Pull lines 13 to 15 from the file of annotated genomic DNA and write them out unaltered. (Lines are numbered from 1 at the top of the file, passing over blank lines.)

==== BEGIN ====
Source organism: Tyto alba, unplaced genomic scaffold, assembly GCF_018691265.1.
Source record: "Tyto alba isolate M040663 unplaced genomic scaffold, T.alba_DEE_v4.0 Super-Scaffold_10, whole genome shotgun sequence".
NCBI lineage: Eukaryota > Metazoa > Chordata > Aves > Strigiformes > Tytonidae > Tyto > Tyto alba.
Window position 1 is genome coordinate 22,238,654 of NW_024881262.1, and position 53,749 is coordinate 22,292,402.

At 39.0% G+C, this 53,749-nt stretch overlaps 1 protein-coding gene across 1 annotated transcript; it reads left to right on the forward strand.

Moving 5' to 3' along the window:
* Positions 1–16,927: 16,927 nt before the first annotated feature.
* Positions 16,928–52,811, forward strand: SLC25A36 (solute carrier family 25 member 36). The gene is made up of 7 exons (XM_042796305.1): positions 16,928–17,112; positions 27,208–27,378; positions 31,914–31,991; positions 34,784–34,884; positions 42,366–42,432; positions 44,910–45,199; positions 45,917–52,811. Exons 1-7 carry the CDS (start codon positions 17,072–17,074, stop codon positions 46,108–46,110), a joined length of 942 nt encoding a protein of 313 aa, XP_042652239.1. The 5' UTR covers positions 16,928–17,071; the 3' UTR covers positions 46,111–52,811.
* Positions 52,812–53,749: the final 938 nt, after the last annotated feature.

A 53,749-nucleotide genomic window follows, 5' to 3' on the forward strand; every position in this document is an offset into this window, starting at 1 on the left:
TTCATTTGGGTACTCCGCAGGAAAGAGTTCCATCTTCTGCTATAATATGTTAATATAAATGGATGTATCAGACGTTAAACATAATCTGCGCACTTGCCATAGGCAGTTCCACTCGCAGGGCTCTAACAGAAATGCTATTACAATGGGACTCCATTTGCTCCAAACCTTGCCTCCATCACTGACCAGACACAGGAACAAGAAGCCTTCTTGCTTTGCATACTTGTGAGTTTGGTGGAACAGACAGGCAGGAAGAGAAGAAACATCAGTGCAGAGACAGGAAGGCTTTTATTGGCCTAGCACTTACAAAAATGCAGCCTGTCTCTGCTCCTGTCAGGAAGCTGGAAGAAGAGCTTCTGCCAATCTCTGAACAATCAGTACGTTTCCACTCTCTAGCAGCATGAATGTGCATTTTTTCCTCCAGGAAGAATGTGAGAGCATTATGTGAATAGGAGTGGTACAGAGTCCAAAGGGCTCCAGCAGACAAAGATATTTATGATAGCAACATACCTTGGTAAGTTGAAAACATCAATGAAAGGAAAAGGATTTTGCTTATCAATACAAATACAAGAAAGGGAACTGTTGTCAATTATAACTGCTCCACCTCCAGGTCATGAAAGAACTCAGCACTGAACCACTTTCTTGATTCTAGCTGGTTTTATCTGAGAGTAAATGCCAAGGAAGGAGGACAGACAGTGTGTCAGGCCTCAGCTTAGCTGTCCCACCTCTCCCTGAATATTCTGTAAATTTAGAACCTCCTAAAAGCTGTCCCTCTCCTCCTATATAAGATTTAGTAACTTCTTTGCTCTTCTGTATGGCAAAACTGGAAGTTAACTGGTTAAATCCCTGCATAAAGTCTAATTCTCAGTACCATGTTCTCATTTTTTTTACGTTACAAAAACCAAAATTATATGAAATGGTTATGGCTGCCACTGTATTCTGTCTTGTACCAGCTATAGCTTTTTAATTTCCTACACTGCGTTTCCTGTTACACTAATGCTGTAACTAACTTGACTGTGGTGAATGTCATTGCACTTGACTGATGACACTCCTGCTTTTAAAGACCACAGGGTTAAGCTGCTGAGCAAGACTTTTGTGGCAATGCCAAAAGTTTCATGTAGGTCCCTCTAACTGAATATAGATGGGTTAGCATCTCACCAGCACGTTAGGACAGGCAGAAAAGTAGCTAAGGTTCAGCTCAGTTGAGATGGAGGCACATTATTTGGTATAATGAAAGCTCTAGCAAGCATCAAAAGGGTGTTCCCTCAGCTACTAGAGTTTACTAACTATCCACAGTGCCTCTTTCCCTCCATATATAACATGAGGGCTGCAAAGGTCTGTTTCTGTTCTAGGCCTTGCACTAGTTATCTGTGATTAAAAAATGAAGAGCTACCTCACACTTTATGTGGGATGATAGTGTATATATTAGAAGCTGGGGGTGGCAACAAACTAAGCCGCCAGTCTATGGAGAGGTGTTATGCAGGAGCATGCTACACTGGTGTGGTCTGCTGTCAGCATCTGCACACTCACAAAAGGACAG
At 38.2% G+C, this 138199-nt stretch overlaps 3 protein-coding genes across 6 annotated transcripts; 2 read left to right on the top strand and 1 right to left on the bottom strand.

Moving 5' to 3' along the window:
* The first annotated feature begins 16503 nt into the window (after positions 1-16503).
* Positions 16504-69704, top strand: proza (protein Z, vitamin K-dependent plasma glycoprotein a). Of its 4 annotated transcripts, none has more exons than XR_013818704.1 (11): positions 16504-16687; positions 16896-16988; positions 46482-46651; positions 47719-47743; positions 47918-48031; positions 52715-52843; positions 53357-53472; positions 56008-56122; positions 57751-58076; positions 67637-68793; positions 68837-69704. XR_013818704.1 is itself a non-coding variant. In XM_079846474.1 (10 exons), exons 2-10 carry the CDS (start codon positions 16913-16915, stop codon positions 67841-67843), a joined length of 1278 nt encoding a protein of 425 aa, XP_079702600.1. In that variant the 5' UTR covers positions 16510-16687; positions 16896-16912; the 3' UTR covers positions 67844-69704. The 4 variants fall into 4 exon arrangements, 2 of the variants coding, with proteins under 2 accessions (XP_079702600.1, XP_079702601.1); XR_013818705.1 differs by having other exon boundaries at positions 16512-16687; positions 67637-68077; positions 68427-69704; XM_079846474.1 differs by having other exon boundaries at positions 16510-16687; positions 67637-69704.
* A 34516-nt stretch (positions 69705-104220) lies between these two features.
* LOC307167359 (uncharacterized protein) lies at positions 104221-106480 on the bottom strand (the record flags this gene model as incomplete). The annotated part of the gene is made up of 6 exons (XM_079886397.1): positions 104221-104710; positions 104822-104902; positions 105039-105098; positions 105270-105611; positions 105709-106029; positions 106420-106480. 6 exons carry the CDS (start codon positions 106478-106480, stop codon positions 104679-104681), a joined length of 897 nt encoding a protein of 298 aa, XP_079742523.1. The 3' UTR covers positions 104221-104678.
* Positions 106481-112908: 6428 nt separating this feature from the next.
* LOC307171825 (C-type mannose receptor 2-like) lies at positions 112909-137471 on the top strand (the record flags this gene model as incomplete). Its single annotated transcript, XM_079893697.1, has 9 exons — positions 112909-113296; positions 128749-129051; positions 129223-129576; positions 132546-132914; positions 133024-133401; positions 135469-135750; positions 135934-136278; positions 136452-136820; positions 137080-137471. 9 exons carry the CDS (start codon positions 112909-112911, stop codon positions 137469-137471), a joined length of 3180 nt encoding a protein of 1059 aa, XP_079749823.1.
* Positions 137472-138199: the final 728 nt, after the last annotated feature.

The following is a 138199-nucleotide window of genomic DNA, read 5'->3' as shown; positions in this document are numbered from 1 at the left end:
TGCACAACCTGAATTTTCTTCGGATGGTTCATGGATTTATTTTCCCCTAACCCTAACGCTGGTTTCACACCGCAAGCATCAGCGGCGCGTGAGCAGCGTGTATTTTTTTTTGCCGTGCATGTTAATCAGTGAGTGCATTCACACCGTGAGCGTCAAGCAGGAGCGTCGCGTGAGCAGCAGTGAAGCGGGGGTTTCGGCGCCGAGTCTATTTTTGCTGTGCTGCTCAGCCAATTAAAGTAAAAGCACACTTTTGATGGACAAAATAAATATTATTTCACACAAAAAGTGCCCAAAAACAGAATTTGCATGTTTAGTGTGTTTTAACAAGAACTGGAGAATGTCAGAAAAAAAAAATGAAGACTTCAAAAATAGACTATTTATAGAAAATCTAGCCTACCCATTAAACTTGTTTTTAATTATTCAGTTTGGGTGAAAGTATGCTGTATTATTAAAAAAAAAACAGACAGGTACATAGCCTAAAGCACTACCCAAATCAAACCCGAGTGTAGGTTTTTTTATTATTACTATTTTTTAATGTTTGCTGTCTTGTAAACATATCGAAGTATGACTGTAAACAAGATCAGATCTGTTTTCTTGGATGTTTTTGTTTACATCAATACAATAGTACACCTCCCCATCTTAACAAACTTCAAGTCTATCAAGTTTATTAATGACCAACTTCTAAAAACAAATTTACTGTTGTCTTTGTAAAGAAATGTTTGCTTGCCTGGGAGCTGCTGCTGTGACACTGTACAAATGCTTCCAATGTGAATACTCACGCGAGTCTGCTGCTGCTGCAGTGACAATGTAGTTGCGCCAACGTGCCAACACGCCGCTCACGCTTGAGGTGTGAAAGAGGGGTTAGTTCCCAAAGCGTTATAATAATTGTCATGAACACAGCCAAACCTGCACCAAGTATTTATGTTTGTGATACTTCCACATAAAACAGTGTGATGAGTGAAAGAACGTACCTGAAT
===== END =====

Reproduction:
Moving 5' to 3' along the window:
* The first annotated feature begins 16503 nt into the window (after positions 1-16503).
* Positions 16504-69704, top strand: proza (protein Z, vitamin K-dependent plasma glycoprotein a). Of its 4 annotated transcripts, none has more exons than XR_013818704.1 (11): positions 16504-16687; positions 16896-16988; positions 46482-46651; positions 47719-47743; positions 47918-48031; positions 52715-52843; positions 53357-53472; positions 56008-56122; positions 57751-58076; positions 67637-68793; positions 68837-69704. XR_013818704.1 is itself a non-coding variant. In XM_079846474.1 (10 exons), exons 2-10 carry the CDS (start codon positions 16913-16915, stop codon positions 67841-67843), a joined length of 1278 nt encoding a protein of 425 aa, XP_079702600.1. In that variant the 5' UTR covers positions 16510-16687; positions 16896-16912; the 3' UTR covers positions 67844-69704. The 4 variants fall into 4 exon arrangements, 2 of the variants coding, with proteins under 2 accessions (XP_079702600.1, XP_079702601.1); XR_013818705.1 differs by having other exon boundaries at positions 16512-16687; positions 67637-68077; positions 68427-69704; XM_079846474.1 differs by having other exon boundaries at positions 16510-16687; positions 67637-69704.